The martyr’S Column stands a metre or two away from the paved ground, on an elevated platform, with a roof and a boundary wall. The words “Hey Ram” are inscribed in Devanagari across the face of the structure — the final words of the Father of the Nation. The thing about Gandhi Smriti is that even amidst the noise of the visitors and the crowded corridors, the text on the boards hung from the walls seem to draw its observer away into a different world. They seem to provide stability, an unfamiliar sense of pride and serenity.
The short animation, which plays out on the wall of the staircase hall above the miniature version of the memorial, is beautifully executed and doesn’t dramatise the event’s grief.
The occasional tour guide can be an irritant with their penchant for not letting one use the interactive exhibits, but that doesn’t take away from the overall experience.
* Shubhankar Mukherjee, X
Gandhi Smriti (formerly known as Birla House) is a place where Mahatma Gandhi spent the last 144 days of his life and was assassinated by Nathuram Godse on January 30, 1948. The vast campus of Gandhi Smriti was acquired by the government of India in 1971 and has been converted into a museum and shrine to Gandhiji’s life and ideals. The garden comprises of concrete footsteps leading to a memorial, which marks the place where the Mahatma was killed.
The corridors, beside the shrine and within the main building, recount Gandhiji’s life and the history of the Independence movement. Gandhiji’s sayings have been placed all around the campus and they continue to embolden visitors to face the difficulties of life. Then there is the room, where he lived and did his daily work during his last days. The next level comprises of completely modern and sophisticated interactive exhibits.
* Priyanshu Kumar Jain, X-B
Recently, I paid a visit to Gandhi Smriti, also known as Birla House, through our school. On reaching the place, we were made to gather in the puja mandap. From there, we walked along the gallery, simultaneously reading all the quotes of Mahatma Gandhi that were displayed there. We saw the place where Gandhiji was shot by Nathuram Godse on January 30, 1948. A lot of things which belonged to Mahatma Gandhi have been preserved at the place. We were shown a documentry, which comprised of an animated scene when Gandhiji was assassinated. After the documentry was over, we were divided into groups and taken upstairs into the main museum. There was an instrument which, when we spoke into a mike, played according to the tone of our voice. After that, we saw a series of exhibits like Mahatma Gandhi and Kasturba Gandhi’s statues, charkhas, a light that lit only when a group of people joined hands. We were also shown the timeline of Gandhiji life. After that, I came down and entered another room, in which there were exhibits showing different stages in the Mahatma’s life and, finally, a large statue of him outside.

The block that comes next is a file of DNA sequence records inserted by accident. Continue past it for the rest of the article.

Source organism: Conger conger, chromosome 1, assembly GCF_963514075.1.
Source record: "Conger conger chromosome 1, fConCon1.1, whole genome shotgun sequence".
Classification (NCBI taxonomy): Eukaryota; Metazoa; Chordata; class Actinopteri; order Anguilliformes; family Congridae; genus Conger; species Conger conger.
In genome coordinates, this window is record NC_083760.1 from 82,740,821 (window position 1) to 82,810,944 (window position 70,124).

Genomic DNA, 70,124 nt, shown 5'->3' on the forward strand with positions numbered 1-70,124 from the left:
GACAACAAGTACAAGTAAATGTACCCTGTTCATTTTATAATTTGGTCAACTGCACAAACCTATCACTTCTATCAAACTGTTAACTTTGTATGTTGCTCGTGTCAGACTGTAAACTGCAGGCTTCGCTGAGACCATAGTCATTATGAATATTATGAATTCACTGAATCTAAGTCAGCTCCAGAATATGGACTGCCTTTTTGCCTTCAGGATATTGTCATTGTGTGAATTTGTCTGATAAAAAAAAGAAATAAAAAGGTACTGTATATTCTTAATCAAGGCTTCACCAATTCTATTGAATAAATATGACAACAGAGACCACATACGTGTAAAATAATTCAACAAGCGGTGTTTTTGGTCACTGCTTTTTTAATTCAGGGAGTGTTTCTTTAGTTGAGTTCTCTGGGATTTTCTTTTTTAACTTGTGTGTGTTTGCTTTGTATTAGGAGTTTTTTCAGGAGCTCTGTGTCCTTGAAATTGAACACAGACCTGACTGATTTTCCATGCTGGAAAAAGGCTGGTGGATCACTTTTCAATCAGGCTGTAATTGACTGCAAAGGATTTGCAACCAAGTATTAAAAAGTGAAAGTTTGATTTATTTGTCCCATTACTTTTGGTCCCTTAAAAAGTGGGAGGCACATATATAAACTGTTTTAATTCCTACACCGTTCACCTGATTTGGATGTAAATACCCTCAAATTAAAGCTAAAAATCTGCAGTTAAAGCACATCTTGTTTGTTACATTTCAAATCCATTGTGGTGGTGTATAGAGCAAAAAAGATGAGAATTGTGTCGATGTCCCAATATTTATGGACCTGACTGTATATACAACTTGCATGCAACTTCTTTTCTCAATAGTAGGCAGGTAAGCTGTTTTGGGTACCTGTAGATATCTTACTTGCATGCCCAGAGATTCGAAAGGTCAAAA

* Manan Raizada, X-B

A school trip to Gandhi Smriti for Class X students was organised in January. We got a chance to know about the life of the Father of the Nation. Gandhi Smriti, formerly known as Birla House or Birla Bhawan, is a museum dedicated to Mahatma Gandhi situated on Tees January Road. It is here that Mahatma Gandhi spent the last 144 days of his life and was assassinated on January 30, 1948. It was originally the house of Indian business tycoons, the Birla family. It is now known as the Eternal Gandhi Multi-Media Museum. The Martyr’s Column now marks the place, where Gandhiji was assassinated. We also saw a three-minute film based on Gandhiji’s last day and the museum at the place has a number of artifacts associated with Gandhij’s life and death. We also saw Gandhiji’s well- preserved spectacles, walking stick, his room and office etc. It was a great opportunity for us to see Gandhi Smriti as every aspect of his life has been so beautifully presented that it made us even more anxious to know about Gandhiji’s life.
* Mehak Tanwar, X-B